Chapter 7 vs. Chapter 13
Experienced Bankruptcy Attorney in Gainesville & Jacksonville
If you have decided that filing for bankruptcy might be right for you,
the next step is to seek education about your options. At Ruff & Cohen,
we are dedicated to ensuring our clients understand every possible avenue
possible to seek relief from debt. Once our Jacksonville bankruptcy lawyers
have determined that personal bankruptcy is the answer, we can guide you
in the right direction. Most individuals file either a Chapter 7 bankruptcy,
also known as fresh start or liquidation, or Chapter 13, also known as
personal reorganization. If you are trying to save a business, you may
be interested in a Chapter 11.
Pros & Cons of Chapter 7 Bankruptcy
People who file for Chapter 7 bankruptcy typically have modest incomes
but heavy unsecured debt, credit card debt, and medical bills. If your
monthly income is modest, you will likely qualify for this chapter of
bankruptcy. Read more about this in our section about qualifying for Chapter
7 through the Median Income Test and Means Testing. In Chapter 7, many
debts can be forgiven without a repayment requirement and it takes a shorter
period of time compared to other chapters.
The Pros of filing Chapter 7 are:
Cheapest. Chapter 7 is usually the most affordable kind of bankruptcy case to file
because the attorney has less work to do than in a Chapter 13 or Chapter 11
Fastest. Chapter 7 cases usually result in a Discharge being entered about 3 ½
months after the case is filed.
No monthly required payment. Since there likely is no excess income, there is no requirement (as in
Chapter 13) to pay monthly installments to your creditors. However, if
you have excess property (non-exempt assets) you may voluntarily enter
into a “buy-back” agreement with your Chapter 7 Trustee to
avoid surrendering those assets. Buy-back agreements typically will only
last 12 months at most (as opposed to 60 months in a typical Chapter13).
If you enter into a buy-back agreement you will be making voluntary monthly
payments to your trustee, but not because your income is high, but because
you have accumulated more property that you are allowed to exempt and
you prefer not to give up your non-exempt assets.
The Cons of filing Chapter 7 are:
Can’t stop a mortgage foreclosure. If your home is in foreclosure, Chapter 7 can delay the foreclosure process
only for a brief period of time – it is only a band-aid. You will
likely have to move out soon. Of course, it is possible that you don’t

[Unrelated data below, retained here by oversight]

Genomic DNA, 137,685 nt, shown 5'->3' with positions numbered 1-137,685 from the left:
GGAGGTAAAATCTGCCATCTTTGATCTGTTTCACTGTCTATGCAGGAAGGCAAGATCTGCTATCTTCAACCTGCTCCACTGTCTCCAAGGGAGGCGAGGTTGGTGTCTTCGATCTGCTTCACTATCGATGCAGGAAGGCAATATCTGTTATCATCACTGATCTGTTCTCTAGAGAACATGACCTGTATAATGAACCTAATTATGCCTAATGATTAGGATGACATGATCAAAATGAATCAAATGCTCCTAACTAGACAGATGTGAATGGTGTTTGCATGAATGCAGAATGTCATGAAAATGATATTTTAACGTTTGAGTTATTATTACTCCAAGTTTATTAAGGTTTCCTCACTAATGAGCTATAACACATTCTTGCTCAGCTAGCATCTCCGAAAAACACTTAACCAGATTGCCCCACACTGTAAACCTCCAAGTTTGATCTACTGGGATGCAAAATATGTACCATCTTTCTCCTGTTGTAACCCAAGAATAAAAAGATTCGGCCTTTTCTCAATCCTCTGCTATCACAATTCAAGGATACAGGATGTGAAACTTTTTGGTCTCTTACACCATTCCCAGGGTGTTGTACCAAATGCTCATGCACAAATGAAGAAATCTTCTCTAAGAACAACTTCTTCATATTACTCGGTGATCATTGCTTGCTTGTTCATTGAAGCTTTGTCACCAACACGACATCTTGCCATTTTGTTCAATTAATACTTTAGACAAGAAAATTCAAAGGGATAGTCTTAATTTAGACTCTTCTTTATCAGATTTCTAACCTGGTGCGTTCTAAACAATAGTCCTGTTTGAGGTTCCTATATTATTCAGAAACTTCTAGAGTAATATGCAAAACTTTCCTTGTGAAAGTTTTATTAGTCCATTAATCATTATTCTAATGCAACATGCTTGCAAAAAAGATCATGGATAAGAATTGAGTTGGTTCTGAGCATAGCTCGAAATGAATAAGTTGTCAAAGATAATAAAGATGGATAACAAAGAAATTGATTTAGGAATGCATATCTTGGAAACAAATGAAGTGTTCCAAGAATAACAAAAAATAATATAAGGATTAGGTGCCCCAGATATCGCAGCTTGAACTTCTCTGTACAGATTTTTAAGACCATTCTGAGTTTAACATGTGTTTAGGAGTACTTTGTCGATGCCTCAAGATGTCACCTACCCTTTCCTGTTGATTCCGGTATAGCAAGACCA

want to keep your home anyway. For example, if your home is only worth
$150,000 but you owe $200,000 on the mortgage, then your home is “upside-down”
and you would be well advised to give up the $150,000 house in return
for getting out of a $200,000 debt. Similarly, if your vehicle is only
worth $12,000, but your car loan balance is $18,000, the smart move in
a Chapter 7 is to surrender the car to the bank and get out of the debt.
You may not qualify. You may want to file a Chapter 7 but be blocked from doing so because
your income is too high. Read more about this in our section about Median
Income Test and Means Testing.
Pros & Cons of Chapter 13
The Pros of filing Chapter 13 are:
Stop a mortgage foreclosure. If you are facing foreclosure of your home.
Avoid losing valuable assets. If you are worried about losing your valued assets as might be the case
in a Chapter 7 bankruptcy then Chapter 13 bankruptcy may be right for
you. For example, you may have rental property you want to protect that
you would lose in a Chapter 7.
Qualify for a type of bankruptcy, even if you can’t qualify for Chapter 7. Individual who have higher monthly incomes may not qualify for Chapter
7 and instead file for Chapter 13 to enjoy some debt relief.
The Cons of filing Chapter 13 are:
More expensive. Chapter 13 cases require much more time and effort from the debtor’s
attorney; thus the cost of filing a Chapter 13 is often double, or more,
of the cost of a Chapter 7,
Takes longer. Most Chapter 13 cases are 5 year plans, so they last 60 months whereas
most Chapter 7 discharges are entered about 3 ½ months after filing.
Requires financial belt tightening. You will have to go on a financial diet. You will have to limit your budget
and expenses to necessities. All excess income you earn every month must
be paid to creditors.
Benefits common to both Chapter 7 and Chapter 13. Either a Chapter 7 or
Chapter 13 will give you protection from:
- Wage garnishment
- Bank levies
- Creditor harassment
- Collection lawsuits
Set up a free case consultation with one of our Gainesville bankruptcy
lawyers by calling us at (352) 376-3601.